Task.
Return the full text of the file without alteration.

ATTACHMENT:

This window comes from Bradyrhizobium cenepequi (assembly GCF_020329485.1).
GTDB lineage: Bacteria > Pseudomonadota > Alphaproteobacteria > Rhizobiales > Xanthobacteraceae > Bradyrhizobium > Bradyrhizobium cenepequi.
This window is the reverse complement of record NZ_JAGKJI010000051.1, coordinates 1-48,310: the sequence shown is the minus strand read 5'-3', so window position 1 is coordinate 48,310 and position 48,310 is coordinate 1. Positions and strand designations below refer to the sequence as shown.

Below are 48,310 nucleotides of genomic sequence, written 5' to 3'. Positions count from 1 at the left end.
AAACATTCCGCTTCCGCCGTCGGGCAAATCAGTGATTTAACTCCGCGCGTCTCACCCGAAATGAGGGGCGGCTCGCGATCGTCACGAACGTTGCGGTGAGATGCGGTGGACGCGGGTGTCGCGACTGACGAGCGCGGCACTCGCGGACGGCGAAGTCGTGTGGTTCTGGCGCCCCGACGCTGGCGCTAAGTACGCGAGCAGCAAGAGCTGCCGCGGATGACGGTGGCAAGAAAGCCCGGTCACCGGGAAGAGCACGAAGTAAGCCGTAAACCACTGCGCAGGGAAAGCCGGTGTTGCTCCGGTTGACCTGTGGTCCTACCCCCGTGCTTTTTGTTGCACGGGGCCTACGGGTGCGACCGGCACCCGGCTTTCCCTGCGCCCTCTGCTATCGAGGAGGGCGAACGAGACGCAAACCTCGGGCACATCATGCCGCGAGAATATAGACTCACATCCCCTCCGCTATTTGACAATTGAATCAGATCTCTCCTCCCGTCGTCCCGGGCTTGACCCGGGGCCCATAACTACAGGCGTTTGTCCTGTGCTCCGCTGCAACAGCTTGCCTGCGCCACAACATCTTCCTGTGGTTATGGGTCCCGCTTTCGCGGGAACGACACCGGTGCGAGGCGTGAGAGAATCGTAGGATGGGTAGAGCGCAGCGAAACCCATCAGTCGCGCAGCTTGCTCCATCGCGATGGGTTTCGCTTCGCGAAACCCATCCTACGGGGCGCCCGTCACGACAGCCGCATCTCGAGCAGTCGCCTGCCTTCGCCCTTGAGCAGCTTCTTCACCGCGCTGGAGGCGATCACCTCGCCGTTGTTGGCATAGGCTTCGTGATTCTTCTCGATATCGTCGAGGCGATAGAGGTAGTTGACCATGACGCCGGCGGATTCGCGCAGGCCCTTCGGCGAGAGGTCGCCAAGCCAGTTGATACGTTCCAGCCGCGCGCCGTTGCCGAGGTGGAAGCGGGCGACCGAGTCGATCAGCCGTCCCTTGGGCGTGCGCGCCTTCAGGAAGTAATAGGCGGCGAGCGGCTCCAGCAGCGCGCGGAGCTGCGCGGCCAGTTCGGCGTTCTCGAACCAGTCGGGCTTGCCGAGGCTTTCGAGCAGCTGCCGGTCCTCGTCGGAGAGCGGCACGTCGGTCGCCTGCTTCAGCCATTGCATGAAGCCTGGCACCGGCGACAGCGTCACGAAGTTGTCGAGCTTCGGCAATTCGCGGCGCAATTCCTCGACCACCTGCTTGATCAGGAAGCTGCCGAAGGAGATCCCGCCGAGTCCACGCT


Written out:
This window comes from Bradyrhizobium cenepequi (assembly GCF_020329485.1).
GTDB lineage: Bacteria > Pseudomonadota > Alphaproteobacteria > Rhizobiales > Xanthobacteraceae > Bradyrhizobium > Bradyrhizobium cenepequi.
This window is the reverse complement of record NZ_JAGKJI010000051.1, coordinates 1-48,310: the sequence shown is the minus strand read 5'-3', so window position 1 is coordinate 48,310 and position 48,310 is coordinate 1. Positions and strand designations below refer to the sequence as shown.

Below are 48,310 nucleotides of genomic sequence, written 5' to 3'. Positions count from 1 at the left end.
AAACATTCCGCTTCCGCCGTCGGGCAAATCAGTGATTTAACTCCGCGCGTCTCACCCGAAATGAGGGGCGGCTCGCGATCGTCACGAACGTTGCGGTGAGATGCGGTGGACGCGGGTGTCGCGACTGACGAGCGCGGCACTCGCGGACGGCGAAGTCGTGTGGTTCTGGCGCCCCGACGCTGGCGCTAAGTACGCGAGCAGCAAGAGCTGCCGCGGATGACGGTGGCAAGAAAGCCCGGTCACCGGGAAGAGCACGAAGTAAGCCGTAAACCACTGCGCAGGGAAAGCCGGTGTTGCTCCGGTTGACCTGTGGTCCTACCCCCGTGCTTTTTGTTGCACGGGGCCTACGGGTGCGACCGGCACCCGGCTTTCCCTGCGCCCTCTGCTATCGAGGAGGGCGAACGAGACGCAAACCTCGGGCACATCATGCCGCGAGAATATAGACTCACATCCCCTCCGCTATTTGACAATTGAATCAGATCTCTCCTCCCGTCGTCCCGGGCTTGACCCGGGGCCCATAACTACAGGCGTTTGTCCTGTGCTCCGCTGCAACAGCTTGCCTGCGCCACAACATCTTCCTGTGGTTATGGGTCCCGCTTTCGCGGGAACGACACCGGTGCGAGGCGTGAGAGAATCGTAGGATGGGTAGAGCGCAGCGAAACCCATCAGTCGCGCAGCTTGCTCCATCGCGATGGGTTTCGCTTCGCGAAACCCATCCTACGGGGCGCCCGTCACGACAGCCGCATCTCGAGCAGTCGCCTGCCTTCGCCCTTGAGCAGCTTCTTCACCGCGCTGGAGGCGATCACCTCGCCGTTGTTGGCATAGGCTTCGTGATTCTTCTCGATATCGTCGAGGCGATAGAGGTAGTTGACCATGACGCCGGCGGATTCGCGCAGGCCCTTCGGCGAGAGGTCGCCAAGCCAGTTGATACGTTCCAGCCGCGCGCCGTTGCCGAGGTGGAAGCGGGCGACCGAGTCGATCAGCCGTCCCTTGGGCGTGCGCGCCTTCAGGAAGTAATAGGCGGCGAGCGGCTCCAGCAGCGCGCGGAGCTGCGCGGCCAGTTCGGCGTTCTCGAACCAGTCGGGCTTGCCGAGGCTTTCGAGCAGCTGCCGGTCCTCGTCGGAGAGCGGCACGTCGGTCGCCTGCTTCAGCCATTGCATGAAGCCTGGCACCGGCGACAGCGTCACGAAGTTGTCGAGCTTCGGCAATTCGCGGCGCAATTCCTCGACCACCTGCTTGATCAGGAAGCTGCCGAAGGAGATCCCGCCGAGTCCACGCT